You can hear over three dozen languages spoken across 300 different ethnic groups. In fact, the over 87% of Indonesians identify as Muslim, meaning that Indonesia has the largest Muslim population in the world.

Culture and nature take center stage here. With the beautiful beaches of Bali, rocky volcanic landscapes, and Islamic and colonial heritage, you’ll never run out of cool things to see or learn about.

Visiting Indonesia is so much more than just seeing Jakarta and Bali. But you’ll at least want to hit Jakarta first, as it’s the major transit point for flights to and from Indonesia.

Multiple one-stop flights abound from the US, priced between $1,000-$1,200 round trip. Once in Indonesia, it’s super easy to get around domestically using one of the cheap, low cost air carriers.

Lonely Planet says this country is a steal to visit. Budget travelers should anticipate spending about $36 a day on a room, meals, and transportation. Average travelers could spend that on the low end of the range but should anticipate budgeting $144 a day on the high end of the range.

Although the Indonesian government offers a myriad of ways to obtain a visa, its restrictions can be byzantine.  Be sure to read up on the latest requirements before going.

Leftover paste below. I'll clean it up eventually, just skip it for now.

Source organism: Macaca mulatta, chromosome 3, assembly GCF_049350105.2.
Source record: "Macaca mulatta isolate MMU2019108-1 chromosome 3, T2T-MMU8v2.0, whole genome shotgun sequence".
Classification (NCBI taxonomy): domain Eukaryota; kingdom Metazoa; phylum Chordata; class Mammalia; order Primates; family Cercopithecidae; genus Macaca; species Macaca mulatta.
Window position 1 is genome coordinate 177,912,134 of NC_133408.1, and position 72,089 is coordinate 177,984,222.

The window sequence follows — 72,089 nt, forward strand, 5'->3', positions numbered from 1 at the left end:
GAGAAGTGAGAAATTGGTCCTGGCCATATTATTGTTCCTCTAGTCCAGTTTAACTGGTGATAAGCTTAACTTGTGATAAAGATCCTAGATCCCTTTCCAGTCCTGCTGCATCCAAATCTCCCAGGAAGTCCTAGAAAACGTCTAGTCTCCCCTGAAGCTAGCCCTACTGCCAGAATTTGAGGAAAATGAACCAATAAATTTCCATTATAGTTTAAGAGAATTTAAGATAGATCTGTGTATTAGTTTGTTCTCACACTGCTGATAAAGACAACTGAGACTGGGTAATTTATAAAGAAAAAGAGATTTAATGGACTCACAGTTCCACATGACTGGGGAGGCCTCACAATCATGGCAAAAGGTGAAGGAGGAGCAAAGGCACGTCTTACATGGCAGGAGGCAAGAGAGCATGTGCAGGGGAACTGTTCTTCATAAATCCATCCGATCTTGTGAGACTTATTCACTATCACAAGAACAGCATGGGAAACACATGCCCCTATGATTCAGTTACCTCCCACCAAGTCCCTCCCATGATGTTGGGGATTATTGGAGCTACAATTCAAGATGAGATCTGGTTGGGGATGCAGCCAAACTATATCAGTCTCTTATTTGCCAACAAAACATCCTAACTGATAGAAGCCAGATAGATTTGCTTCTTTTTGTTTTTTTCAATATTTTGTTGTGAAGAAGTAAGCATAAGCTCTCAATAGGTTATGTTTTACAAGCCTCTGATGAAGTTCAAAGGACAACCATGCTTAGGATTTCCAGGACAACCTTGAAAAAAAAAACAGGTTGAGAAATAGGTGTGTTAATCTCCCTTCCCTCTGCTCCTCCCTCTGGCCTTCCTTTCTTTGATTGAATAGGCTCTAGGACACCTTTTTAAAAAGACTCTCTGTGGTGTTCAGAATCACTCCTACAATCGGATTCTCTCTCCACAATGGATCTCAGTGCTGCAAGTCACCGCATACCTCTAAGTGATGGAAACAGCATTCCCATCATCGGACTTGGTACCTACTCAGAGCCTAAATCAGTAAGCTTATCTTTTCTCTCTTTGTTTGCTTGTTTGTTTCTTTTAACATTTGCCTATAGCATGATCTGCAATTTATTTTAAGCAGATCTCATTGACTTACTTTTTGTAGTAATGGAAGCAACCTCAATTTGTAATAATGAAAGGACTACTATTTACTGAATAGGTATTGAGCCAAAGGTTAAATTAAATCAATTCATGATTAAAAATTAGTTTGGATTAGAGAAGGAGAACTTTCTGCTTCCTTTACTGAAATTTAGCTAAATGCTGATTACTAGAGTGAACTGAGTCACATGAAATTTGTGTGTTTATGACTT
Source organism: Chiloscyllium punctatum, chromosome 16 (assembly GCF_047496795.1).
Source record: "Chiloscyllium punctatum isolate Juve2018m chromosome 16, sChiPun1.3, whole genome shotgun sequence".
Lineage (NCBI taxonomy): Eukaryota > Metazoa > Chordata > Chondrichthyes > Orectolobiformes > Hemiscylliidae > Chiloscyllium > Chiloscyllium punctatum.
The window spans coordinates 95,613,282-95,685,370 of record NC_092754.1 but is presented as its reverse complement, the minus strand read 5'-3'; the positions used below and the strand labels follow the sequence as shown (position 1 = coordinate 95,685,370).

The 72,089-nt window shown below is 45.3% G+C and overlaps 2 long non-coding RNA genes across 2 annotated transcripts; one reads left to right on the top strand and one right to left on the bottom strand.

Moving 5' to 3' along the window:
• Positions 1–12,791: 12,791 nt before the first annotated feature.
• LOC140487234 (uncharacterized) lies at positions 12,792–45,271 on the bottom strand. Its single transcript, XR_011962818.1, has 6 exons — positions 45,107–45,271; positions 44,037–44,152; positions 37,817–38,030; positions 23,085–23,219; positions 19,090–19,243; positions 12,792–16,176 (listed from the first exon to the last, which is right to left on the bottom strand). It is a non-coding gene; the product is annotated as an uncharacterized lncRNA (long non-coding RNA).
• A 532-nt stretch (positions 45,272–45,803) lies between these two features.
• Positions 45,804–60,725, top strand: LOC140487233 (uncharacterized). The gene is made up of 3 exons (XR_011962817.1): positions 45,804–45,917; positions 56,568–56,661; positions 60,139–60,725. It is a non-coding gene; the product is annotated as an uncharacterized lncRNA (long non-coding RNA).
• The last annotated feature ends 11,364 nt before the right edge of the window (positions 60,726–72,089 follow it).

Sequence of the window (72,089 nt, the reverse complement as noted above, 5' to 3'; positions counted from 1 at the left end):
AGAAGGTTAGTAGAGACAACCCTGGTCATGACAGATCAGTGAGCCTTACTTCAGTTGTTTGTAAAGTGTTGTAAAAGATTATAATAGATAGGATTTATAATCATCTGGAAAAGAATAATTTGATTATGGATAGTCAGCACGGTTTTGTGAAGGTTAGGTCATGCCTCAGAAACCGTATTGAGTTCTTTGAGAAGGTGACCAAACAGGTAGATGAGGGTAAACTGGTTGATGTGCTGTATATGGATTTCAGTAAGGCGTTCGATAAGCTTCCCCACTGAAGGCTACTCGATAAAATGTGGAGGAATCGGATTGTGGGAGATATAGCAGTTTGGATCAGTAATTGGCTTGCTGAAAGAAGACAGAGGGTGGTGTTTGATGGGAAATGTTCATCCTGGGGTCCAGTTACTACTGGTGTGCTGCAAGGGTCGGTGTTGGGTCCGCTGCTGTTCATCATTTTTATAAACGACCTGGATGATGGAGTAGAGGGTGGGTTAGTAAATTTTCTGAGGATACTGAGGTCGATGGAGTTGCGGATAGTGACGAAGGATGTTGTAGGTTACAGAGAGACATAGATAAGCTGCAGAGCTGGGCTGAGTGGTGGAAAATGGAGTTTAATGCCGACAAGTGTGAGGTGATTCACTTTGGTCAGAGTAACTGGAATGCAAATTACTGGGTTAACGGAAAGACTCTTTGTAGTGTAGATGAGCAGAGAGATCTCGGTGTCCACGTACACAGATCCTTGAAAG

Either way, Lonely Planet says that you can spend a lot of time exploring this beautiful country.  Just remember your visa expiration date when you go for a visit!

5. Bhutan

Sandwiched between India and Tibet, Bhutan is not a country that world travelers often think of visiting. But if you skip it, you’re sure to miss out on what CNN calls “the true meaning of cultural authenticity.”

Living in isolation until just a few decades ago, Bhutan is situated on the Silk Road.  It owes its cultural identity to its main religion, Buddhism. The country also has stunning natural beauty, ranging from its lush plains to its tallest mountains. Its Himalayan peaks can reach in excess of 23,000 feet.

Given its past isolation, the country is widely considered one of the least developed countries in Asia. Internet and television was introduced in 1999 and the government actively looks to curb erosion of Bhutanese culture by outside influences.